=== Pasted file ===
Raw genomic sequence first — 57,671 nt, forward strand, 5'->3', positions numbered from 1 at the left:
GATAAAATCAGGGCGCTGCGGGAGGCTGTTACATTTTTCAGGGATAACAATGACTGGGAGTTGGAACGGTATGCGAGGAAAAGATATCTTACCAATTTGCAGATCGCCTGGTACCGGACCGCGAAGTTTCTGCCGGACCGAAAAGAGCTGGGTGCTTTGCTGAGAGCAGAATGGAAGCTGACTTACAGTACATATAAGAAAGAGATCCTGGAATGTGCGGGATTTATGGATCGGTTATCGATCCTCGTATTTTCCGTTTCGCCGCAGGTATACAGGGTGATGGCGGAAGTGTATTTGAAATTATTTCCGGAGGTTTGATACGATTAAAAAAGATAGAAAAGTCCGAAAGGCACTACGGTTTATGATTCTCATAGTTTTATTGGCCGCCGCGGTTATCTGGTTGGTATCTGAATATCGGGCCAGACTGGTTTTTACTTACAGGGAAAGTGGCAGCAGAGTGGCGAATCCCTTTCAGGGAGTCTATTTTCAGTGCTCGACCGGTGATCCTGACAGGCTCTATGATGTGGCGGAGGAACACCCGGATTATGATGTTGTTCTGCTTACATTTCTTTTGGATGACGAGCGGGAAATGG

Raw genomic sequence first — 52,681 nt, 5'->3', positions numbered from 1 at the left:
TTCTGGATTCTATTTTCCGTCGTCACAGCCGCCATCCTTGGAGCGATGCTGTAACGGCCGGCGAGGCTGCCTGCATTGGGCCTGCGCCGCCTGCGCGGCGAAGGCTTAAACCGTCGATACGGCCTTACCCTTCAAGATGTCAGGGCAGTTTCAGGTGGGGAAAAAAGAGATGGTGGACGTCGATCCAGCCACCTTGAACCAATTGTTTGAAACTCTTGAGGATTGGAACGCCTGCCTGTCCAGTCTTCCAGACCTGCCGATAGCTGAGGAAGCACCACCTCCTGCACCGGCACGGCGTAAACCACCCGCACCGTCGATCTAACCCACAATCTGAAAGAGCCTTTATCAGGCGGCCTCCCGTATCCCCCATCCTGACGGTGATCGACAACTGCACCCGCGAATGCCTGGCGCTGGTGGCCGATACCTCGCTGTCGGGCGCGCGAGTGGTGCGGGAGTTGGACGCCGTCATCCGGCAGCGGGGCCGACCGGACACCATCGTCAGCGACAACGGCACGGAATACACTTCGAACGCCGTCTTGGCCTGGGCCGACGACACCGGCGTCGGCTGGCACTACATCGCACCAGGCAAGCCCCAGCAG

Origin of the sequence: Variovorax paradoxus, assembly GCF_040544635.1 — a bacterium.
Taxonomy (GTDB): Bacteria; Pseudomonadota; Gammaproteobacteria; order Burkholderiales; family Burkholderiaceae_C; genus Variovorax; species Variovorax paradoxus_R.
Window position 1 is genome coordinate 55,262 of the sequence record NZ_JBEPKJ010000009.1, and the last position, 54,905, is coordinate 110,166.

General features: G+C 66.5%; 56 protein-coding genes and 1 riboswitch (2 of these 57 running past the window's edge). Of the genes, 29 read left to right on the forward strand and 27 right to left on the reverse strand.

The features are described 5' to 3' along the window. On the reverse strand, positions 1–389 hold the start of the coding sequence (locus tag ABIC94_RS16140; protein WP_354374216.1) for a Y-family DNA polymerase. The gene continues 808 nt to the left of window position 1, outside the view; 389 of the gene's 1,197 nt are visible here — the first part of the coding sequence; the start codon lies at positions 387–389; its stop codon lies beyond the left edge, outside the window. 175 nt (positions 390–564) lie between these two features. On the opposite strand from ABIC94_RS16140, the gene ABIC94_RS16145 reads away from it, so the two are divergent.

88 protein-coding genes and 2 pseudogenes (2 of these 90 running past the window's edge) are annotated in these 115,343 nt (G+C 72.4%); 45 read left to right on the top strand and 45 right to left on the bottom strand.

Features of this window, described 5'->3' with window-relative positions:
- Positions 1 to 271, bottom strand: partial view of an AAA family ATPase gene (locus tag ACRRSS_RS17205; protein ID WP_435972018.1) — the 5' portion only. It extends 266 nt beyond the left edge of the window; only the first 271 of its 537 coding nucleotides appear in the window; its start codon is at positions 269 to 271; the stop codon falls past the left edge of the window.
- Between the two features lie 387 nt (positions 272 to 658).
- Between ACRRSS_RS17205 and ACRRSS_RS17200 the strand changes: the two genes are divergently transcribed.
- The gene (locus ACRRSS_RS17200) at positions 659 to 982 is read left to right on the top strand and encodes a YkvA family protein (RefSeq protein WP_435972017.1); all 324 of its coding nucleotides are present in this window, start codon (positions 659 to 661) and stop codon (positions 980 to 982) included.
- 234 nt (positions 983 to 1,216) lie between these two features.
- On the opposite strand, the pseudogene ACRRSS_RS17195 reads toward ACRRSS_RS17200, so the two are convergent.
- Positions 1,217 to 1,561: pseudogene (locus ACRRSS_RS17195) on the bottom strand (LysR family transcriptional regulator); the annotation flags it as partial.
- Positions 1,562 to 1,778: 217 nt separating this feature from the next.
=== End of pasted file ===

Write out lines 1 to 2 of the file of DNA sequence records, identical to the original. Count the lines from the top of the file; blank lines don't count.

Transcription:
Raw genomic sequence first — 57,671 nt, forward strand, 5'->3', positions numbered from 1 at the left:
GATAAAATCAGGGCGCTGCGGGAGGCTGTTACATTTTTCAGGGATAACAATGACTGGGAGTTGGAACGGTATGCGAGGAAAAGATATCTTACCAATTTGCAGATCGCCTGGTACCGGACCGCGAAGTTTCTGCCGGACCGAAAAGAGCTGGGTGCTTTGCTGAGAGCAGAATGGAAGCTGACTTACAGTACATATAAGAAAGAGATCCTGGAATGTGCGGGATTTATGGATCGGTTATCGATCCTCGTATTTTCCGTTTCGCCGCAGGTATACAGGGTGATGGCGGAAGTGTATTTGAAATTATTTCCGGAGGTTTGATACGATTAAAAAAGATAGAAAAGTCCGAAAGGCACTACGGTTTATGATTCTCATAGTTTTATTGGCCGCCGCGGTTATCTGGTTGGTATCTGAATATCGGGCCAGACTGGTTTTTACTTACAGGGAAAGTGGCAGCAGAGTGGCGAATCCCTTTCAGGGAGTCTATTTTCAGTGCTCGACCGGTGATCCTGACAGGCTCTATGATGTGGCGGAGGAACACCCGGATTATGATGTTGTTCTGCTTACATTTCTTTTGGATGACGAGCGGGAAATGG